The only way to not have to do so many water changes is to keep him in a larger hospital tank, 5 gals and up. An ideal hospital tank for a betta would be a 10gal but none of us can afford one or have the space for one. :P
Hi, it's me again. Sorry to keep butting in but all I could find for parasite control is API General Cure. Can I use this along with the Maracyn 2? I still have one more dose of that tomorrow. I've upped his salt and he doesn't look as pine-coney but his eyes are still popped. He's pooping and still not bloated.
Also, when I dose the General Cure, I plan to mix up 1/2 a package with 5 teaspoons of water and dose 1 teaspoon. Can I also soak a bloodworm in that mixture or would that be too strong?
This was stupid of me to overlook. There's a white stringy thing attached to Shigeru's tail. It appeared the day after I added metro to his food and IAL to his water. It's slightly yellow in color and looks like trailing lint. It has no visible head or other features. There's now a smaller, thinner thing on another part of Shigeru's tail.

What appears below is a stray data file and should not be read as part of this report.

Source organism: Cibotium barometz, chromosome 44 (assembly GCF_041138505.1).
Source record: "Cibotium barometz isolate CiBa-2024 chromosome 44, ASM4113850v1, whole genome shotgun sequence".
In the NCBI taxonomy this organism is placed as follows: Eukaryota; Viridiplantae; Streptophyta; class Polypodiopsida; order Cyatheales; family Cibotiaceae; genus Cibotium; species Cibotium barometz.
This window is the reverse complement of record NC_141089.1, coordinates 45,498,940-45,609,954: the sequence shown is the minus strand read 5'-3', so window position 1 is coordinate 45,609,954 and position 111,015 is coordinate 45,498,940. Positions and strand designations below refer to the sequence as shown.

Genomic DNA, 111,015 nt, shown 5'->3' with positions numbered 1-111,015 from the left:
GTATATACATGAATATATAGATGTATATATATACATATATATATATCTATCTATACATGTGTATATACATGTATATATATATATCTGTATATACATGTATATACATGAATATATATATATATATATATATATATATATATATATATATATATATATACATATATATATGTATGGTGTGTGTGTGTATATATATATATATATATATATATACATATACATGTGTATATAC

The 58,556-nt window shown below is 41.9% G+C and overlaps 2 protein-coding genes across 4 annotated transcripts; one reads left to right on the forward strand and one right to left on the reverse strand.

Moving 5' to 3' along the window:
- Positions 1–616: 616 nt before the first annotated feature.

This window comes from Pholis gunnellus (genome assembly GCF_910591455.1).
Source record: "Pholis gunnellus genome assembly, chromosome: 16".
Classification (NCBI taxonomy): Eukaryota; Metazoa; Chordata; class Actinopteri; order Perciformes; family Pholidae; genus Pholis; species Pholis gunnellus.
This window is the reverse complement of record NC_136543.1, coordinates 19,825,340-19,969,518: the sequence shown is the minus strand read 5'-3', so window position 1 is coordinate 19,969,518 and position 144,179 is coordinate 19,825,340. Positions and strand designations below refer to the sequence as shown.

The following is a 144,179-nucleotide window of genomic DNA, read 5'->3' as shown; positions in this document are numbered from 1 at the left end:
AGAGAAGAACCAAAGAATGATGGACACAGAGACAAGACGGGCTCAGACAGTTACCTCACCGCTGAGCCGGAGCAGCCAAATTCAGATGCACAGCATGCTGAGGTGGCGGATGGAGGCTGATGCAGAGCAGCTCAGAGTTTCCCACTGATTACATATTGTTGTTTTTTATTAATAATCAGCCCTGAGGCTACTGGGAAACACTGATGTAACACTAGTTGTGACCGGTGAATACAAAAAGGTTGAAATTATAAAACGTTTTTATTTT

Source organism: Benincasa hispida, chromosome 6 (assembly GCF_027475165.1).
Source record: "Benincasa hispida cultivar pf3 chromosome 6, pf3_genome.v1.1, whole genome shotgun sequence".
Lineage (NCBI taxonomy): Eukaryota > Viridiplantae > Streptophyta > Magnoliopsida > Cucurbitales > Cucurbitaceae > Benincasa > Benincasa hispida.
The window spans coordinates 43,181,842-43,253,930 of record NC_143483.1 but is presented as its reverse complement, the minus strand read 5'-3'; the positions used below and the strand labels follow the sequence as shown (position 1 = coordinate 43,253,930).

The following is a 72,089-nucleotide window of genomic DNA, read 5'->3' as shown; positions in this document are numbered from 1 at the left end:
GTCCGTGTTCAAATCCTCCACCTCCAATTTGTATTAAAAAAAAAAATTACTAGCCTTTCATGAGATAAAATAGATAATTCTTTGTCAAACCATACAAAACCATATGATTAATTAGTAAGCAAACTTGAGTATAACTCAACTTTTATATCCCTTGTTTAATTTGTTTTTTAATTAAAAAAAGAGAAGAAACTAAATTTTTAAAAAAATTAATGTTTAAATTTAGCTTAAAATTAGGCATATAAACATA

Are these egg sacs?! >___< The metro seems to help, Shigeru's still active and hungry. I added metro to his water as well as his food yesterday so I'm very surprised to see MORE of these strings.
Wow! Britishbetta I cannot comment on dropsy because I am new to betta's and haven't experienced that but I did want to say the male betta in your avatar looks just like that male I had but then returned to the store. He is so pretty!
Uh, just wanted to add that while Shigeru's fins and tail initially looked gorgeous after i added the IAL, they are now frayed looking at the edges, with sections that are turning transparent instead of white. The edges do not look red or blackened, simply worse for wear.
British, it's possible the white stringy stuff is excess slime coat. When a fish is ill, they produce more slime coat as an effort to fight off parasite infestations or infections.
I'm not sure what to make of the fin thing except that perhaps he's getting them caught on the rougher edges of the IAL. You don't have to leave the leaf in you don't want to, it's just most of us do because it's easier that way. But if you suspect he may be ripping his fins on the leaves by all means, definitely remove them after the water has turned tea-colored.
HMDTs have incredibly fragile fins because of their size so wear and tear is pretty common, especially in times of stress. In addition, as they get older, the fins no longer look neat and even. My HMDT looks pretty raggedy now.
Does the metro seem to help with his raised scales? I want to stress that, if at any time, you feel he is under distress because of any of his treatments, you can certainly stop them.